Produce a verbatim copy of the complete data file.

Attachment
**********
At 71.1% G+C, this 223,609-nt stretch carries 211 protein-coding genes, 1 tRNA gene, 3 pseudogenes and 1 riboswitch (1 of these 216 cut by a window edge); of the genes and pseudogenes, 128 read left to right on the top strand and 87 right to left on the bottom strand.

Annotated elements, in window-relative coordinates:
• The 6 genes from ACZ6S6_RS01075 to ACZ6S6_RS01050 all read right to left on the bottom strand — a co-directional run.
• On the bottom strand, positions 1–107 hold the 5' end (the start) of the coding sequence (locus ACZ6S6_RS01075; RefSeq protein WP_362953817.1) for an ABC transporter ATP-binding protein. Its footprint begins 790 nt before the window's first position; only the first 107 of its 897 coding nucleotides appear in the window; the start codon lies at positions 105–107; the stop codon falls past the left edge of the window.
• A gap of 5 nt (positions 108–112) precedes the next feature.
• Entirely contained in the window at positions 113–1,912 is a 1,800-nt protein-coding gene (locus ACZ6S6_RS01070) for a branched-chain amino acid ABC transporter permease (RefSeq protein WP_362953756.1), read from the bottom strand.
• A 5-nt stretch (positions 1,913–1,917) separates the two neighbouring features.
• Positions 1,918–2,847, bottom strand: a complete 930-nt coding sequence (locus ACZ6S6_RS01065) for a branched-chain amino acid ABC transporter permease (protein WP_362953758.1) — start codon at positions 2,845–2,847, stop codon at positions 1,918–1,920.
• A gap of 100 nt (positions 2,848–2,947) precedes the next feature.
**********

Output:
At 71.1% G+C, this 223,609-nt stretch carries 211 protein-coding genes, 1 tRNA gene, 3 pseudogenes and 1 riboswitch (1 of these 216 cut by a window edge); of the genes and pseudogenes, 128 read left to right on the top strand and 87 right to left on the bottom strand.

Annotated elements, in window-relative coordinates:
• The 6 genes from ACZ6S6_RS01075 to ACZ6S6_RS01050 all read right to left on the bottom strand — a co-directional run.
• On the bottom strand, positions 1–107 hold the 5' end (the start) of the coding sequence (locus ACZ6S6_RS01075; RefSeq protein WP_362953817.1) for an ABC transporter ATP-binding protein. Its footprint begins 790 nt before the window's first position; only the first 107 of its 897 coding nucleotides appear in the window; the start codon lies at positions 105–107; the stop codon falls past the left edge of the window.
• A gap of 5 nt (positions 108–112) precedes the next feature.
• Entirely contained in the window at positions 113–1,912 is a 1,800-nt protein-coding gene (locus ACZ6S6_RS01070) for a branched-chain amino acid ABC transporter permease (RefSeq protein WP_362953756.1), read from the bottom strand.
• A 5-nt stretch (positions 1,913–1,917) separates the two neighbouring features.
• Positions 1,918–2,847, bottom strand: a complete 930-nt coding sequence (locus ACZ6S6_RS01065) for a branched-chain amino acid ABC transporter permease (protein WP_362953758.1) — start codon at positions 2,845–2,847, stop codon at positions 1,918–1,920.
• A gap of 100 nt (positions 2,848–2,947) precedes the next feature.